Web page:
Scar face just took on a whole new meaning. Scarification, a process which involves penciling a design on the body, grafting off the skin and letting the scab harden into a unique design, has taken a niche community by storm.
Yann Brenyak is the man behind scarification. Scrolling through his Tumblr and Instagram feeds reveals dozens of photos of him peeling his clients’ skins off or inserting metal implants into their chests. He has developed a cult following for his work, which blurs the line between art and body mutilation.
According to his Facebook page, Brenyak was trained by a professional surgeon, which is nice to know whenever someone is removing chunks of skin from your face with a scalpel. Although skin removal and scarification isn’t new, Brenyak has been playing with the idea through skin graphic portraits.
Putting the scar in scare
Thus far, the Swiss-born London-based artist has over 15,000 followers on Instagram. Brenyak’s work isn’t for the faint of heart, but he insists that what he does is no worse (or better?) than having a nose piercing or face-lift.
“This is not any more extreme than someone getting plastic surgery, and it’s less painful,” he told Vice in an interview. “People go through much more pain by going to the gym every day trying to be a mass of muscle, and to many, covering your body with ink or scars can be more helpful or beneficial when it comes to making people feel good in the skin they were born in,” he continued.(1)
The seeds of Brenyak’s interest in body modification were planted during his childhood, when he first saw a heavily tattooed person performing a body suspension, which involves hanging the human body with piercings through the skin. Brenyak was hooked.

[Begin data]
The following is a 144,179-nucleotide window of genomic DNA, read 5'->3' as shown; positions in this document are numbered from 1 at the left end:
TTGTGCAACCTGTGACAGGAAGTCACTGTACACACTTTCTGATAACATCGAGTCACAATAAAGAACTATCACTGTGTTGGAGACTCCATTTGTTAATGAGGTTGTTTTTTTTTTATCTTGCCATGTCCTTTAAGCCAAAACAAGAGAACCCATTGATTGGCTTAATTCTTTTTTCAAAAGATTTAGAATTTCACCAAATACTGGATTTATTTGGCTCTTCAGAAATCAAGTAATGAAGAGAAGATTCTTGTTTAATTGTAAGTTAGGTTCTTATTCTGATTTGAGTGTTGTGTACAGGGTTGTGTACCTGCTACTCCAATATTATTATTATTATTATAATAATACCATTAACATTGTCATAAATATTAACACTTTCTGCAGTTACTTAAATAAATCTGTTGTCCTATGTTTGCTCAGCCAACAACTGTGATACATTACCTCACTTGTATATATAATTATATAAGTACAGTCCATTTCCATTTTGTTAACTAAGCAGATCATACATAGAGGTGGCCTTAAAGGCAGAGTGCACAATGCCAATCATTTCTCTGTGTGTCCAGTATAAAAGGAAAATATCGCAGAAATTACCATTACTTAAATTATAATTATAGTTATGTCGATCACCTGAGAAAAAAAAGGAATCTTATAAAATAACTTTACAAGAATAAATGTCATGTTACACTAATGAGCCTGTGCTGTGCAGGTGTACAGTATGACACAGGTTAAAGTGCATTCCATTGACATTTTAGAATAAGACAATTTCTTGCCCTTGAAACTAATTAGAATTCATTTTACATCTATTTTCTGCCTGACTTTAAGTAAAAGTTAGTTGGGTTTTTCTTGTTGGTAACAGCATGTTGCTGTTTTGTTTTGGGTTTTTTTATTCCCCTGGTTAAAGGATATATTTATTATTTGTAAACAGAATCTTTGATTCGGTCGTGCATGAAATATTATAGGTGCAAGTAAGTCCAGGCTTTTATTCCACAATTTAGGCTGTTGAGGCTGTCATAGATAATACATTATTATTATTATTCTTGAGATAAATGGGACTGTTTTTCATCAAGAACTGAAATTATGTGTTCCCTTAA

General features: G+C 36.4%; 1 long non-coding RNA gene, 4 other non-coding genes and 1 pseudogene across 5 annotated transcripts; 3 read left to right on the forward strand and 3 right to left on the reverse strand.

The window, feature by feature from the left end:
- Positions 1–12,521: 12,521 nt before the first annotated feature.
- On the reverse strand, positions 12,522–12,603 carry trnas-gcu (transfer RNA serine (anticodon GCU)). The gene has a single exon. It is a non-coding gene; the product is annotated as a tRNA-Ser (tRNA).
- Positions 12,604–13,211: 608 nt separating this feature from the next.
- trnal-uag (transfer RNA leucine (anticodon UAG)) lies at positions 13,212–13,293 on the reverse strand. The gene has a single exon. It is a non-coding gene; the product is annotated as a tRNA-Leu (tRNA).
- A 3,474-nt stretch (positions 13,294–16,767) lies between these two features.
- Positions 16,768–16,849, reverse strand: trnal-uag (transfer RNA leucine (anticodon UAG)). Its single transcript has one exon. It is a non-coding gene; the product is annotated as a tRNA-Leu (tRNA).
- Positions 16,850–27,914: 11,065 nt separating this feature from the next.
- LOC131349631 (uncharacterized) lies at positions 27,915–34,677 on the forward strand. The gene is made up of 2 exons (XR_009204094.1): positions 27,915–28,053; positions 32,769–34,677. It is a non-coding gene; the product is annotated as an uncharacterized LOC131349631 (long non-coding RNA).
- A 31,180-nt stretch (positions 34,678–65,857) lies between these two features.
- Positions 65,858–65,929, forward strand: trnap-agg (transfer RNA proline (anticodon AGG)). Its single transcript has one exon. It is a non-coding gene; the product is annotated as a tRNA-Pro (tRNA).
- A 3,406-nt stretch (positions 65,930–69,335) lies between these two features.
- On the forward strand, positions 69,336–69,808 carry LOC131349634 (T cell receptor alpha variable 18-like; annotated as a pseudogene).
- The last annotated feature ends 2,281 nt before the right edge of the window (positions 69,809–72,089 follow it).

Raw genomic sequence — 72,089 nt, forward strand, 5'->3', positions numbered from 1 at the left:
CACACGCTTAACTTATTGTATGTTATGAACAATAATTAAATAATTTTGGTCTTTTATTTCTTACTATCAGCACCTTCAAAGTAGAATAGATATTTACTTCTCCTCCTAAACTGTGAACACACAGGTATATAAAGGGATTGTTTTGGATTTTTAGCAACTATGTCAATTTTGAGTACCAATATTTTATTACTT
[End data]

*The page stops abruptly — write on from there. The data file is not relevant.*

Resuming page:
As a child, Brenyak’s father denied his request to get a tattoo on the grounds that he was too young. His stepmother fostered his deep-seated desire to have a tattoo by covering his back with henna ink. Afterwards, his mild interest in tattoos ballooned into a full-blown obsession.(1)
“Changing my body has been a desire deep inside me for my entire life,” he said. “It’s always been exciting to me that you can alter your body however you’d like and make fantasy a reality.”(1)
Brenyak trained as a body piercer at the studio Tribe Hole in Switzerland. During this time, he met body mod artist Lukas Zpira, and became his apprentice. He learned a variety of body modification techniques with ease, including astransdermal implants, scarification and flesh branding.
Sweet dreams are made of ink
Brenyak began practicing scarification on his own legs. He completed his first successful graphic skin portrait – an image of Björk – in 2013. Since then, he has used this method to design dozens of ghostly faces and geometric designs.(1)
“The graphic portrait style is his baby and he’s the master of it,” said another BM artist named Shiva, referring to Brenyak’s work. “I have seen a few people try to do it, but never to the same effect.”(1)
As Brenyak cuts off pieces of his clients’ skins, he says it feels like the “outside world shuts off and I enter a state of grace. I lose myself in the craft.” If that doesn’t sound like a form of psychopathy, what does?
People have been modifying their bodies for thousands of years for a myriad of reasons, including aesthetic appeal, spiritual enlightenment, to express their individuality, to show affiliation to a group, or simply after one too many cocktails. Whereas Brenyak’s followers bolster scarification as a work of art, others will call it out for what it really is – a grotesque form of self-mutilation.